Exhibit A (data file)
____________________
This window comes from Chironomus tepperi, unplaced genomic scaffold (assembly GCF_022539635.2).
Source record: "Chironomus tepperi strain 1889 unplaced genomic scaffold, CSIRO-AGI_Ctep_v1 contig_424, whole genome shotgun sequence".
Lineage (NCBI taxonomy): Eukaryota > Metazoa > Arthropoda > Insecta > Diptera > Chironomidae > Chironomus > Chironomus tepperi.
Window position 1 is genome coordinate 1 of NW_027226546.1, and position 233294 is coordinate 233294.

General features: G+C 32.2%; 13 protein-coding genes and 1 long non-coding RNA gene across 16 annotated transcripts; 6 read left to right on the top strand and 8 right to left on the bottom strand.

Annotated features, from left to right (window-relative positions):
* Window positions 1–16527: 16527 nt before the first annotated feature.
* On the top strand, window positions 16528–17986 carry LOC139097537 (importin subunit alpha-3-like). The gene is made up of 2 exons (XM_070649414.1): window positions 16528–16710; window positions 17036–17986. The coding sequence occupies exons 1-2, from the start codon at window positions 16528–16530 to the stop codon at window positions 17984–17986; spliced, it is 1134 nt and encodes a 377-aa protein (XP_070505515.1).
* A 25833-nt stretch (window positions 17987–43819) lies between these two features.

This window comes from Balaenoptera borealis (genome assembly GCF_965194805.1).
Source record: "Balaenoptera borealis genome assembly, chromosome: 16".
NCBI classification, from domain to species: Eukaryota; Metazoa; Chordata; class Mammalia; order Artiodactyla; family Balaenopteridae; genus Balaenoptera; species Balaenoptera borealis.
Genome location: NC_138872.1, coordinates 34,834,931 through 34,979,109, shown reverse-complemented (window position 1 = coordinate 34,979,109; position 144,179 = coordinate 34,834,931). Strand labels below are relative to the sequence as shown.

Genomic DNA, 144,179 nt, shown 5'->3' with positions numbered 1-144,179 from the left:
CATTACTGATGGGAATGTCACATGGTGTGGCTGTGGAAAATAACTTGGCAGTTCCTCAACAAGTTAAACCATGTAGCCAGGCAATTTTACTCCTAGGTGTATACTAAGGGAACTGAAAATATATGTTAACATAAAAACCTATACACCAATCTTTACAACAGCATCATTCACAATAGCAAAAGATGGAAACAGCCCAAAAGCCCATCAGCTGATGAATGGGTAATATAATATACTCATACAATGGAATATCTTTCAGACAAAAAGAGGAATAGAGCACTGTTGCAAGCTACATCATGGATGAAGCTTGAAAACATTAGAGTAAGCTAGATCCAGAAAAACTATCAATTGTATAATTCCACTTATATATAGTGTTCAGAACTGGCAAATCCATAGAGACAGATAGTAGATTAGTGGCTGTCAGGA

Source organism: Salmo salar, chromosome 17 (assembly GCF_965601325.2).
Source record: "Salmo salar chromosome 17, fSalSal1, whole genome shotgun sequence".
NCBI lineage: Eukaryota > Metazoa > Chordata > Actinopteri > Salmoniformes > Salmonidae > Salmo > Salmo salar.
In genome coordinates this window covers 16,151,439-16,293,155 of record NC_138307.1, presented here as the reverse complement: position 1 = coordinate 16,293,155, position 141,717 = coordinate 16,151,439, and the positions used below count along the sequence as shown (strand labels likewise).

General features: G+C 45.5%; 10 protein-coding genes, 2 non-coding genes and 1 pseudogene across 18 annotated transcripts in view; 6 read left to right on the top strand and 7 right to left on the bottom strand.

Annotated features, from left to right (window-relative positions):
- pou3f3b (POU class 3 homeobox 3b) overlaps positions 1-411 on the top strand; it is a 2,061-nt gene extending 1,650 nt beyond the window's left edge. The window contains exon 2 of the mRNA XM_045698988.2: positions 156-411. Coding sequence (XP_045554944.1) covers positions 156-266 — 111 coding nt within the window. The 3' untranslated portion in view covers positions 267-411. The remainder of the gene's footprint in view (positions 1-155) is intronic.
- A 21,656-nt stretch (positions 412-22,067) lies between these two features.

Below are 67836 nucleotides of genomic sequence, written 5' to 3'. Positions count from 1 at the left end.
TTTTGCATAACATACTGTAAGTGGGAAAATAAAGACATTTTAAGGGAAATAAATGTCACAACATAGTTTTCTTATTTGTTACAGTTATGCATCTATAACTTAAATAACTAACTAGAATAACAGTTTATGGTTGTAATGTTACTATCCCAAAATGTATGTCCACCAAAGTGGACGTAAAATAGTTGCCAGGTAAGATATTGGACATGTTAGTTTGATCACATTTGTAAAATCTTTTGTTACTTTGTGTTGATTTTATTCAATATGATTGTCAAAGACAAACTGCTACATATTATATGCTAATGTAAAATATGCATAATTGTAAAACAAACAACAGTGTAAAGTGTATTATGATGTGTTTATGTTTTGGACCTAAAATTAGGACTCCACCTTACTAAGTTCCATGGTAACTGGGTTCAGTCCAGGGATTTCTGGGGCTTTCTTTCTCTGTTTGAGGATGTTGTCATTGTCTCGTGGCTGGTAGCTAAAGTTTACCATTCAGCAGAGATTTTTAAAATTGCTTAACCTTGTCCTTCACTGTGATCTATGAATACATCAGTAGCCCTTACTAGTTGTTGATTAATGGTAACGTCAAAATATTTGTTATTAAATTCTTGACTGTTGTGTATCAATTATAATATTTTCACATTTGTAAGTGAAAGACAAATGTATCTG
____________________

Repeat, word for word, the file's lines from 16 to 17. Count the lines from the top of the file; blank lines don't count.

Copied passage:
Source organism: Salmo salar, chromosome 17 (assembly GCF_965601325.2).
Source record: "Salmo salar chromosome 17, fSalSal1, whole genome shotgun sequence".